LOVELAND, Colorado – A planned billion-dollar development for Loveland promises to create hundreds of jobs and boost the local economy.
But some local leaders are divided because the developer wants taxpayers to pay for infrastructure costs.
McWhinney, the Centerra mall developer, plans to build another massive project.
Centerra South would be located across from the original Centerra on 140 acres of land near Interstate 34 and I-25.
Plans call for 1,000 housing units and 700,000 square feet of commercial, municipal and office space.
Loveland Mayor Pro Tem and Ward 4 Councilman Don Overcash said it would provide a significant economic boost to the area.
“It’s really a huge project for us and for jobs,” Overcash said. “We are attracting, from what I understand, a primary employer from outside of Colorado to bring in over 400 jobs.”
The developer wants $147.5 million in taxes generated by the property over 25 years to be diverted to pay for site infrastructure, including road construction and water and sewer services.
This type of financing is made possible thanks to an urban renewal plan.
Urban renewal plans are common throughout Colorado.
They provide public grants to private developers to help fund projects that officials believe will benefit their communities.
Critics argue that urban renewal plans are overused and a boondoggle for businesses.
“Only people who live in this area, who shop in this area, or choose to do business and operate their business in this area, will pay for this infrastructure,” Overcash said. “So no revenue from anywhere else in the city will be used to pay for the infrastructure.”
Overcash said taxpayers’ money used for infrastructure will be repaid many times over.
But Loveland Mayor Jacki Marsh said taxpayers’ money should not be used to help a private developer like McWhinney.
“They continually come to us with their outstretched hand,” Marsh said. “We don’t do this with other developers. Where are the level playing fields? »
Marsh said she was not opposed to Centerra South itself.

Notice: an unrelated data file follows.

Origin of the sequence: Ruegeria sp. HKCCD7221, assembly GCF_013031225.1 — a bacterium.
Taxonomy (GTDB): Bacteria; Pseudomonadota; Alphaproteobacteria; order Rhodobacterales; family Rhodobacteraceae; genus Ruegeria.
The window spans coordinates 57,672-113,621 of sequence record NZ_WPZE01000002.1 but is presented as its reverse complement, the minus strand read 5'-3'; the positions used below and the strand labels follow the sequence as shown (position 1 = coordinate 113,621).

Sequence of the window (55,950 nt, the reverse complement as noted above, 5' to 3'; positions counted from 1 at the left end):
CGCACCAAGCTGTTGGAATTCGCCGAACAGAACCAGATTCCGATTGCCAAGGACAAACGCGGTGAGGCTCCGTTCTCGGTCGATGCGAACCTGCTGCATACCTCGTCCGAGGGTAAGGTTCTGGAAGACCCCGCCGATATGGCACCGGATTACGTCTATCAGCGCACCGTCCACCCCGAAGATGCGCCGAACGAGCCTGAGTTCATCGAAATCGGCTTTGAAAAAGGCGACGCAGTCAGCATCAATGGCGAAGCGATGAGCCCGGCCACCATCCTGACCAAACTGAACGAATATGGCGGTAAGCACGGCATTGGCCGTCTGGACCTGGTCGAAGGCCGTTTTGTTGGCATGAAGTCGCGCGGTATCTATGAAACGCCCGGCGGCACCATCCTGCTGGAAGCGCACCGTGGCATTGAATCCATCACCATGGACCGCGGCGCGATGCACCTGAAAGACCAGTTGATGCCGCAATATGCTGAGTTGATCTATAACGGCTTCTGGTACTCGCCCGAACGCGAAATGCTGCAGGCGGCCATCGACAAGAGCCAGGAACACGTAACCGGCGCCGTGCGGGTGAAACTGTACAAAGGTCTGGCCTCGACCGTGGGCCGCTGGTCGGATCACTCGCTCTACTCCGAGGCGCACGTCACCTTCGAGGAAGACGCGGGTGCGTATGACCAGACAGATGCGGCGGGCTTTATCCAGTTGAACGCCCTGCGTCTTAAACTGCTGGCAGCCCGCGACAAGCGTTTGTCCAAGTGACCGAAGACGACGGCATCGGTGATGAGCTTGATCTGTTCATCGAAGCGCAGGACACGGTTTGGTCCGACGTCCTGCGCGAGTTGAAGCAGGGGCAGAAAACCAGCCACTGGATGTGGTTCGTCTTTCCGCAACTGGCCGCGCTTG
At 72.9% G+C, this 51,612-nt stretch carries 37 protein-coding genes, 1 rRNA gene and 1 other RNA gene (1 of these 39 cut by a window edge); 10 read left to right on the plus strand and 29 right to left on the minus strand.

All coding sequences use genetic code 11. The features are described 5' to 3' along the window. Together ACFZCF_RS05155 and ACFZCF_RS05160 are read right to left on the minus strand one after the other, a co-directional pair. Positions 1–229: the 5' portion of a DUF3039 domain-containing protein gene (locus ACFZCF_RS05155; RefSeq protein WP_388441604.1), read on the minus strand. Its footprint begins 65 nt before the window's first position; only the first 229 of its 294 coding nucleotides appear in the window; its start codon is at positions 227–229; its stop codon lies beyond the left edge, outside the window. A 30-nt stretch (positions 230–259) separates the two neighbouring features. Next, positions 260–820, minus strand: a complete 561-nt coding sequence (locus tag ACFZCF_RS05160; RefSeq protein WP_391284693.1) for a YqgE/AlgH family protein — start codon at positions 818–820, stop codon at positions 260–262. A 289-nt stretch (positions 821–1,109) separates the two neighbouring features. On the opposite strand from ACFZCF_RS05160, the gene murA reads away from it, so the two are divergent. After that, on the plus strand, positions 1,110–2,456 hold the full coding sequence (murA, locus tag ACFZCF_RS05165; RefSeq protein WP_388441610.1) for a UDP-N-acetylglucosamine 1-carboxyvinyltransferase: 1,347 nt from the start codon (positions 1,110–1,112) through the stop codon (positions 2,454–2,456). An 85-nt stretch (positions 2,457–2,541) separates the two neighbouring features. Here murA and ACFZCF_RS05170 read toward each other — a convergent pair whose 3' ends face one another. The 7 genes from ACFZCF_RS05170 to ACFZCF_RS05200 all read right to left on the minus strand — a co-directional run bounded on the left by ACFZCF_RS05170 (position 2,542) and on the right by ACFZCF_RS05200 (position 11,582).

“I think a lot of things will be good for Loveland,” Marsh said. “I am against funding.
She accused city council members of showing favoritism to McWhinney.
“I would say it’s undeniable if you look at the access this particular developer gets to the city manager, economic development, planning department, or finance department,” Marsh said. “I literally had employees tell me they didn’t know who they were working for. Do they work for the McWhinneys? Or do they work for the city? Sometimes it’s not clear. »
Overcash said the mayor’s accusations of patronage were false.
He described the mayor as “anti-McWhinney” and “anti-Centerra.”
“She’s been making innuendos like this for quite a while. We’ve gotten used to it a bit, but it’s very frustrating,” Overcash said.
Some believe a bill out of the governor’s office could potentially derail the project because it would mean the developer would have to get county approval to include farmland in an urban renewal zone.
Sarah Mercer, an attorney who represents McWhinney, said the bill will not prevent the project from moving forward.
“Our legal analysis is that Senate Bill 273, even if the Governor signs it, will not apply to this bill,” Mercer said, noting that the effective date applies to plans for urban renewal which are approved on or after the date of entry into force of the legislation. .
“And because the governor did not sign the plan, this bill will no longer apply to this particular project,” Mercer said.
Loveland City Council overwhelmingly approved the Centerra South Urban Renewal Area in a 7-2 vote.
They also approved the funding deal last week.
Overcash said it would vote on another funding mechanism on June 6.
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